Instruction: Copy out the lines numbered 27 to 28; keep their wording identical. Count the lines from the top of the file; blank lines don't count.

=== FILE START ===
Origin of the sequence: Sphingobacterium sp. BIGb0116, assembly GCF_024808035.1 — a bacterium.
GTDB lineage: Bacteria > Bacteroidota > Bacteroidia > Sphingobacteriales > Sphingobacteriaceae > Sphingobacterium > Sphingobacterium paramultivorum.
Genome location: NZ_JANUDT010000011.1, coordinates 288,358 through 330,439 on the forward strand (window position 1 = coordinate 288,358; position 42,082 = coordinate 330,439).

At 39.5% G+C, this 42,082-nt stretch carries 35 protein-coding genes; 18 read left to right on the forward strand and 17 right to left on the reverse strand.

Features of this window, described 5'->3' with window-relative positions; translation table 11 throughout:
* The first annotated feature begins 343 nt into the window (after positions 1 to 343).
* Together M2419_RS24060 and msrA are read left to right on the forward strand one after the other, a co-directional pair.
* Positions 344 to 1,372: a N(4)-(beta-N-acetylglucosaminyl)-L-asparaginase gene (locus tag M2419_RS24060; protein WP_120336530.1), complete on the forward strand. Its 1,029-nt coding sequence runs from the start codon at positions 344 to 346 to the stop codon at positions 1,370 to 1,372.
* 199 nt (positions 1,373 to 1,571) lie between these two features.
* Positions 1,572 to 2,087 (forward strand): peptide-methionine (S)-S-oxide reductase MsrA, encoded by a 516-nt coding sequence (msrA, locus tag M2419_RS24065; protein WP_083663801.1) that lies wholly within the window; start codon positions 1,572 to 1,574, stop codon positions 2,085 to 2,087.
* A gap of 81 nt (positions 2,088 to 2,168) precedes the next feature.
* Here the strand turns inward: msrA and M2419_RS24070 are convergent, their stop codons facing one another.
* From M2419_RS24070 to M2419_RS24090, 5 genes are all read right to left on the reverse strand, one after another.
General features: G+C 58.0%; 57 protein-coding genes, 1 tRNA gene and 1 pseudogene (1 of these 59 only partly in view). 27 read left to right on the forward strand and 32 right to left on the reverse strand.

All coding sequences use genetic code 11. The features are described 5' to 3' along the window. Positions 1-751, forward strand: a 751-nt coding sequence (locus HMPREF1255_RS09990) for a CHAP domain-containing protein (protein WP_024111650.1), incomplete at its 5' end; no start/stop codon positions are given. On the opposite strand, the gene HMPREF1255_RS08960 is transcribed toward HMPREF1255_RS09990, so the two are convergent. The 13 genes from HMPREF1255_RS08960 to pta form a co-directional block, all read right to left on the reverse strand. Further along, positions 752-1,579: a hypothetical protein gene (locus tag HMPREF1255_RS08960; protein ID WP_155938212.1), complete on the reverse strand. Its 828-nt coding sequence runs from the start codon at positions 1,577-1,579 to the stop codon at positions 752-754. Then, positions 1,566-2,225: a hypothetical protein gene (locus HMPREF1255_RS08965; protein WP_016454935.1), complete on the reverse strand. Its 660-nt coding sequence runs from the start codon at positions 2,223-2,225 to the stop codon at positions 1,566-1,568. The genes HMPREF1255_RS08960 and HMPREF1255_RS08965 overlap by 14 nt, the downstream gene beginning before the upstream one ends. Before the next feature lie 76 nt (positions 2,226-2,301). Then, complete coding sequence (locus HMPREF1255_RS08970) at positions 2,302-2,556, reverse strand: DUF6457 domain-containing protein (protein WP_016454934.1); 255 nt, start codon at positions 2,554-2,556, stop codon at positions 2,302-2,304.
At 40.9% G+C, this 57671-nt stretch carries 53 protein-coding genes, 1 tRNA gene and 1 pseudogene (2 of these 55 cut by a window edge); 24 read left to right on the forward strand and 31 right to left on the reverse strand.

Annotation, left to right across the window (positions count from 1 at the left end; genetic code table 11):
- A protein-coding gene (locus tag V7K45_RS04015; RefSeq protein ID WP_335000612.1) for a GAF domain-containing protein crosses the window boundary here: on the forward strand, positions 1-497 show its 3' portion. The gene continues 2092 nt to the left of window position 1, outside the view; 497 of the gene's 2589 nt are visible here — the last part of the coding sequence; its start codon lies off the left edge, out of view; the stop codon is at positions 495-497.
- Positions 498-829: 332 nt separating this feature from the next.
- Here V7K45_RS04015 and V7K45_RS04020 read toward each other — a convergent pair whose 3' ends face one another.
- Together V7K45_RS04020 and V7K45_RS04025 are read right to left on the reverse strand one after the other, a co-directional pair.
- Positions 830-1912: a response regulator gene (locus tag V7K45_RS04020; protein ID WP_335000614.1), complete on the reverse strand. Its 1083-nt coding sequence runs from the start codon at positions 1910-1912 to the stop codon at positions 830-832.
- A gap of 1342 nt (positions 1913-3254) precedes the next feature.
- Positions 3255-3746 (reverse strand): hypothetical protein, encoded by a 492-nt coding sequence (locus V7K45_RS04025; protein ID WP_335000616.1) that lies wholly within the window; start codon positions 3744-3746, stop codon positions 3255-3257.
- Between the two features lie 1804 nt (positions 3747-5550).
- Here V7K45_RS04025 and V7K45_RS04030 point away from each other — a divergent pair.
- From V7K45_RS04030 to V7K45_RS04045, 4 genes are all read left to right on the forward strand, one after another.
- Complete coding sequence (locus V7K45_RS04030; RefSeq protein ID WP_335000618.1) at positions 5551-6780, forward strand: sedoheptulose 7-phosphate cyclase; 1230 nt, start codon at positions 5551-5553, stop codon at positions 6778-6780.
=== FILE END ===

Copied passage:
- From V7K45_RS04030 to V7K45_RS04045, 4 genes are all read left to right on the forward strand, one after another.
- Complete coding sequence (locus V7K45_RS04030; RefSeq protein ID WP_335000618.1) at positions 5551-6780, forward strand: sedoheptulose 7-phosphate cyclase; 1230 nt, start codon at positions 5551-5553, stop codon at positions 6778-6780.